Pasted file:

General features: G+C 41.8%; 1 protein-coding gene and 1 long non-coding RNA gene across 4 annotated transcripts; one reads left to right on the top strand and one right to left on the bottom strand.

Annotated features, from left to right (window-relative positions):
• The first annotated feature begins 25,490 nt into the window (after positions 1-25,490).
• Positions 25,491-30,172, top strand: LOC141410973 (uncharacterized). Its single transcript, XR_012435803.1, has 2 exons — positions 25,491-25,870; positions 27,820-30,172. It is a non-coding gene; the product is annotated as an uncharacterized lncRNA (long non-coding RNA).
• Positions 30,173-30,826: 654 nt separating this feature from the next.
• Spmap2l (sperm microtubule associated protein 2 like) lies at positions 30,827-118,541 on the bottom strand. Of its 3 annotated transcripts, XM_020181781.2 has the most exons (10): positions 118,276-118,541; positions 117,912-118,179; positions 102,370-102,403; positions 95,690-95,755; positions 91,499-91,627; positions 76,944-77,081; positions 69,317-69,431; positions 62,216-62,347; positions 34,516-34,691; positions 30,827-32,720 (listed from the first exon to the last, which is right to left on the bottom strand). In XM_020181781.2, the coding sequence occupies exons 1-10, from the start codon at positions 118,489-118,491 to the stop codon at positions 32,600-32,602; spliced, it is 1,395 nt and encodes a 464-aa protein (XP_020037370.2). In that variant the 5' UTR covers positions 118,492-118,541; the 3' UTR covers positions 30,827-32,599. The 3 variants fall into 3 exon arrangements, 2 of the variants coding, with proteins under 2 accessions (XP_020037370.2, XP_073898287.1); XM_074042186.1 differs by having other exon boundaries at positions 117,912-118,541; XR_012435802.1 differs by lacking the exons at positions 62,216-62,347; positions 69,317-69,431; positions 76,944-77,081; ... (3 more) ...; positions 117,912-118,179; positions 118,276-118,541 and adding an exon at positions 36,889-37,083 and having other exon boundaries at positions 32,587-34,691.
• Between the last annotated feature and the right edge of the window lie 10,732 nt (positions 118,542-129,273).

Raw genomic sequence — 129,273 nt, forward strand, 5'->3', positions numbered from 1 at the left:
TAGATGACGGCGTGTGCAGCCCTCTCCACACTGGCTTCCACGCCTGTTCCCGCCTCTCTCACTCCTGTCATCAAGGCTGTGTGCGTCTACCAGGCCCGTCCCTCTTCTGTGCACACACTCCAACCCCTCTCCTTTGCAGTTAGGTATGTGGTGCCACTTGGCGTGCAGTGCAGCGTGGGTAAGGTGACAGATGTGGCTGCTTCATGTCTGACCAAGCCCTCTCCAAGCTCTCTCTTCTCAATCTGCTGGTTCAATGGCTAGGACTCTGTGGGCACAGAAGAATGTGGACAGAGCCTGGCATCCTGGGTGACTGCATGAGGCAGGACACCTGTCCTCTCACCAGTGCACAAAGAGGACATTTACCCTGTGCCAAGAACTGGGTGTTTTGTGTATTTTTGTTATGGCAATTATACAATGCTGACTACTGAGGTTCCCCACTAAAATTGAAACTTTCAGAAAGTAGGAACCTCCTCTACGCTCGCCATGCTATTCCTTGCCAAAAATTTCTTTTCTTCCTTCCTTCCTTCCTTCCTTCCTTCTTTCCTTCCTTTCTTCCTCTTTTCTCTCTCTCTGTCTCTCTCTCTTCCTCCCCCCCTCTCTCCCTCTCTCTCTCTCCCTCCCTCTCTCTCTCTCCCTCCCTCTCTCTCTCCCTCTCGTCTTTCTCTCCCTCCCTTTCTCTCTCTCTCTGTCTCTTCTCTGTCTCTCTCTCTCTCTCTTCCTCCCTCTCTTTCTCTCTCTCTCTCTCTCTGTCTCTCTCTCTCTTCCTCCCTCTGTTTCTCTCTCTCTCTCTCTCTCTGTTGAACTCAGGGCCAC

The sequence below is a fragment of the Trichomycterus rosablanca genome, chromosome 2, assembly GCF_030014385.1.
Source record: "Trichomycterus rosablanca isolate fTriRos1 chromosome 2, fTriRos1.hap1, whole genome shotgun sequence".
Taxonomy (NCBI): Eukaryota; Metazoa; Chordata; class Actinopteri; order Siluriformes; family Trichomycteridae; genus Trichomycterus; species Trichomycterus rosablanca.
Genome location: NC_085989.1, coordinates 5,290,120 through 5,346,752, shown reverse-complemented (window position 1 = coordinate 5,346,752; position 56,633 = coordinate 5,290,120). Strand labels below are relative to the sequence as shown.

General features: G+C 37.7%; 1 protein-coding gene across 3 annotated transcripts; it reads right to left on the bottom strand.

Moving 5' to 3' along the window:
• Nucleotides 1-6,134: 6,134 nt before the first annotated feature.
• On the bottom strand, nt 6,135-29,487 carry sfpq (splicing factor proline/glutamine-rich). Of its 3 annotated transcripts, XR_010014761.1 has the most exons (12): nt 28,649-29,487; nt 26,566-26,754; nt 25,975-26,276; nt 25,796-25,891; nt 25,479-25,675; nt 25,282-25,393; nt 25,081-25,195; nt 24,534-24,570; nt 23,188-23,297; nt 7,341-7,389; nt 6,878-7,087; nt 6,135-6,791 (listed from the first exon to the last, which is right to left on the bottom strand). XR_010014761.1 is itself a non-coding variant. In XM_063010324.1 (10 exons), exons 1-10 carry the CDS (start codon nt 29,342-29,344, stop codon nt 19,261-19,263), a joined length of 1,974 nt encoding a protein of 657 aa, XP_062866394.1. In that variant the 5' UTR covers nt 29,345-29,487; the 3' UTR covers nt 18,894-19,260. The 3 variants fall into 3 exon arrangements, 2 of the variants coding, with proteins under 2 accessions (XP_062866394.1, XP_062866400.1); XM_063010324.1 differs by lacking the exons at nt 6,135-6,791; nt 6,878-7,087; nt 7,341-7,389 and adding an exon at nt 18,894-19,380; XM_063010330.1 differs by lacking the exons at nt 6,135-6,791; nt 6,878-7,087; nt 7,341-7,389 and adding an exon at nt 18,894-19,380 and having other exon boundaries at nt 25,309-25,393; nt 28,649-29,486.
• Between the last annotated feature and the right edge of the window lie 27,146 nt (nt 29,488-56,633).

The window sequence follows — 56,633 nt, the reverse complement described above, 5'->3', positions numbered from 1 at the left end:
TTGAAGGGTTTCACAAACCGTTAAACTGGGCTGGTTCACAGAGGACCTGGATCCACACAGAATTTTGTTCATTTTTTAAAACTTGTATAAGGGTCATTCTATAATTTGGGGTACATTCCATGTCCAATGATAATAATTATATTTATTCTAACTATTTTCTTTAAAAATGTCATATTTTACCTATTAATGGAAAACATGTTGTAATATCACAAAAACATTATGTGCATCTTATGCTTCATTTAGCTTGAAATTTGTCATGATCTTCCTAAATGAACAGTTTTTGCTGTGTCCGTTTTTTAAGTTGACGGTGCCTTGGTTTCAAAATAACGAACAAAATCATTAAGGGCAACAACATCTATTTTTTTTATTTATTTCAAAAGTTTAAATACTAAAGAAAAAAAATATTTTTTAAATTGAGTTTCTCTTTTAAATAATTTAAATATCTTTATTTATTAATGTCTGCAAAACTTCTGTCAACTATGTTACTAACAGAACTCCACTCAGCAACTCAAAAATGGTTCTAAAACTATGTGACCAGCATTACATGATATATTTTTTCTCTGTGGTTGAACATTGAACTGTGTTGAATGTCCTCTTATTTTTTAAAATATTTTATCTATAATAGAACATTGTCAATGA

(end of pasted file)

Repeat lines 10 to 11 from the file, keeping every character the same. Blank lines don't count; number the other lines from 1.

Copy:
The sequence below is a fragment of the Trichomycterus rosablanca genome, chromosome 2, assembly GCF_030014385.1.
Source record: "Trichomycterus rosablanca isolate fTriRos1 chromosome 2, fTriRos1.hap1, whole genome shotgun sequence".